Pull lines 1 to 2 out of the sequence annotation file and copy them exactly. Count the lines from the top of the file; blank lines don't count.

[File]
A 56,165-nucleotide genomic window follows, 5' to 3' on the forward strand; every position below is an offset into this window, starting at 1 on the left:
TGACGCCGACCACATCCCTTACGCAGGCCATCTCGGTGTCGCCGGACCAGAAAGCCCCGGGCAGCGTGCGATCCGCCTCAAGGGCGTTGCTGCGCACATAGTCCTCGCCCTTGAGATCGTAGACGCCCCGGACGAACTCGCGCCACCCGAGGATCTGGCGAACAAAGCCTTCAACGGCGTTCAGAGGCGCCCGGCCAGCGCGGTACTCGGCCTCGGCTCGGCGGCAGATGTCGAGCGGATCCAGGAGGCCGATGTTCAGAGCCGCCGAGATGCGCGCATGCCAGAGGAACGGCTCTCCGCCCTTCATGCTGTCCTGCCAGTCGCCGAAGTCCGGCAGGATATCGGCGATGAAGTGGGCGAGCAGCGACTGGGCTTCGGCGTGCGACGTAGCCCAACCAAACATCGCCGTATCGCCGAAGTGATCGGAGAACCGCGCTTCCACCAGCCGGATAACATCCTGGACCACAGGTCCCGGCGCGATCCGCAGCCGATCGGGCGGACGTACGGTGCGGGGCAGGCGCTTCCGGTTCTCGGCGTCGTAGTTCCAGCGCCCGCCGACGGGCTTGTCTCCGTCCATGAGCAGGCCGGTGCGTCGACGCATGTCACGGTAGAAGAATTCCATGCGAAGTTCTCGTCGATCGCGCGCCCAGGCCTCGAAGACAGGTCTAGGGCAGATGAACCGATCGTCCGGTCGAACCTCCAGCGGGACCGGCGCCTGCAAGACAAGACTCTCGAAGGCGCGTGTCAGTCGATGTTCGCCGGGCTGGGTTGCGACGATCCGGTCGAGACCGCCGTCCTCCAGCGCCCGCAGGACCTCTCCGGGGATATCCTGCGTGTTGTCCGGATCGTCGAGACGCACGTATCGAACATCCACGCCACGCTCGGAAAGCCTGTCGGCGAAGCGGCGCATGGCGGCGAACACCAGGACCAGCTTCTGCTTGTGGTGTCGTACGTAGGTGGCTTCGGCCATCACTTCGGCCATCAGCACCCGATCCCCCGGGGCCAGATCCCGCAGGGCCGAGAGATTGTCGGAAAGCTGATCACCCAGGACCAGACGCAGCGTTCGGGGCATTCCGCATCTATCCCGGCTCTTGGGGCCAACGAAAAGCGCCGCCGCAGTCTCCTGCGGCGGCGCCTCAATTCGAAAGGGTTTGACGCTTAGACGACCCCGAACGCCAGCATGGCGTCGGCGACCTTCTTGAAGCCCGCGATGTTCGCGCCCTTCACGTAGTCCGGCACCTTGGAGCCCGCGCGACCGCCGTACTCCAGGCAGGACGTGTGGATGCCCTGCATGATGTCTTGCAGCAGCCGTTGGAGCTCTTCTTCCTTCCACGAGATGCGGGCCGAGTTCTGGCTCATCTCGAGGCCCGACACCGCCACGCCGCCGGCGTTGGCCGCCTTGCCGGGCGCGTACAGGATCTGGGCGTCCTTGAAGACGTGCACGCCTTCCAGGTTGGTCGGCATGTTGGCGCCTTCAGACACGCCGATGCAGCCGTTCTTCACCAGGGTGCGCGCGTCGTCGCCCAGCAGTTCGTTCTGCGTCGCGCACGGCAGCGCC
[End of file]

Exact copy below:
A 56,165-nucleotide genomic window follows, 5' to 3' on the forward strand; every position below is an offset into this window, starting at 1 on the left:
TGACGCCGACCACATCCCTTACGCAGGCCATCTCGGTGTCGCCGGACCAGAAAGCCCCGGGCAGCGTGCGATCCGCCTCAAGGGCGTTGCTGCGCACATAGTCCTCGCCCTTGAGATCGTAGACGCCCCGGACGAACTCGCGCCACCCGAGGATCTGGCGAACAAAGCCTTCAACGGCGTTCAGAGGCGCCCGGCCAGCGCGGTACTCGGCCTCGGCTCGGCGGCAGATGTCGAGCGGATCCAGGAGGCCGATGTTCAGAGCCGCCGAGATGCGCGCATGCCAGAGGAACGGCTCTCCGCCCTTCATGCTGTCCTGCCAGTCGCCGAAGTCCGGCAGGATATCGGCGATGAAGTGGGCGAGCAGCGACTGGGCTTCGGCGTGCGACGTAGCCCAACCAAACATCGCCGTATCGCCGAAGTGATCGGAGAACCGCGCTTCCACCAGCCGGATAACATCCTGGACCACAGGTCCCGGCGCGATCCGCAGCCGATCGGGCGGACGTACGGTGCGGGGCAGGCGCTTCCGGTTCTCGGCGTCGTAGTTCCAGCGCCCGCCGACGGGCTTGTCTCCGTCCATGAGCAGGCCGGTGCGTCGACGCATGTCACGGTAGAAGAATTCCATGCGAAGTTCTCGTCGATCGCGCGCCCAGGCCTCGAAGACAGGTCTAGGGCAGATGAACCGATCGTCCGGTCGAACCTCCAGCGGGACCGGCGCCTGCAAGACAAGACTCTCGAAGGCGCGTGTCAGTCGATGTTCGCCGGGCTGGGTTGCGACGATCCGGTCGAGACCGCCGTCCTCCAGCGCCCGCAGGACCTCTCCGGGGATATCCTGCGTGTTGTCCGGATCGTCGAGACGCACGTATCGAACATCCACGCCACGCTCGGAAAGCCTGTCGGCGAAGCGGCGCATGGCGGCGAACACCAGGACCAGCTTCTGCTTGTGGTGTCGTACGTAGGTGGCTTCGGCCATCACTTCGGCCATCAGCACCCGATCCCCCGGGGCCAGATCCCGCAGGGCCGAGAGATTGTCGGAAAGCTGATCACCCAGGACCAGACGCAGCGTTCGGGGCATTCCGCATCTATCCCGGCTCTTGGGGCCAACGAAAAGCGCCGCCGCAGTCTCCTGCGGCGGCGCCTCAATTCGAAAGGGTTTGACGCTTAGACGACCCCGAACGCCAGCATGGCGTCGGCGACCTTCTTGAAGCCCGCGATGTTCGCGCCCTTCACGTAGTCCGGCACCTTGGAGCCCGCGCGACCGCCGTACTCCAGGCAGGACGTGTGGATGCCCTGCATGATGTCTTGCAGCAGCCGTTGGAGCTCTTCTTCCTTCCACGAGATGCGGGCCGAGTTCTGGCTCATCTCGAGGCCCGACACCGCCACGCCGCCGGCGTTGGCCGCCTTGCCGGGCGCGTACAGGATCTGGGCGTCCTTGAAGACGTGCACGCCTTCCAGGTTGGTCGGCATGTTGGCGCCTTCAGACACGCCGATGCAGCCGTTCTTCACCAGGGTGCGCGCGTCGTCGCCCAGCAGTTCGTTCTGCGTCGCGCACGGCAGCGCC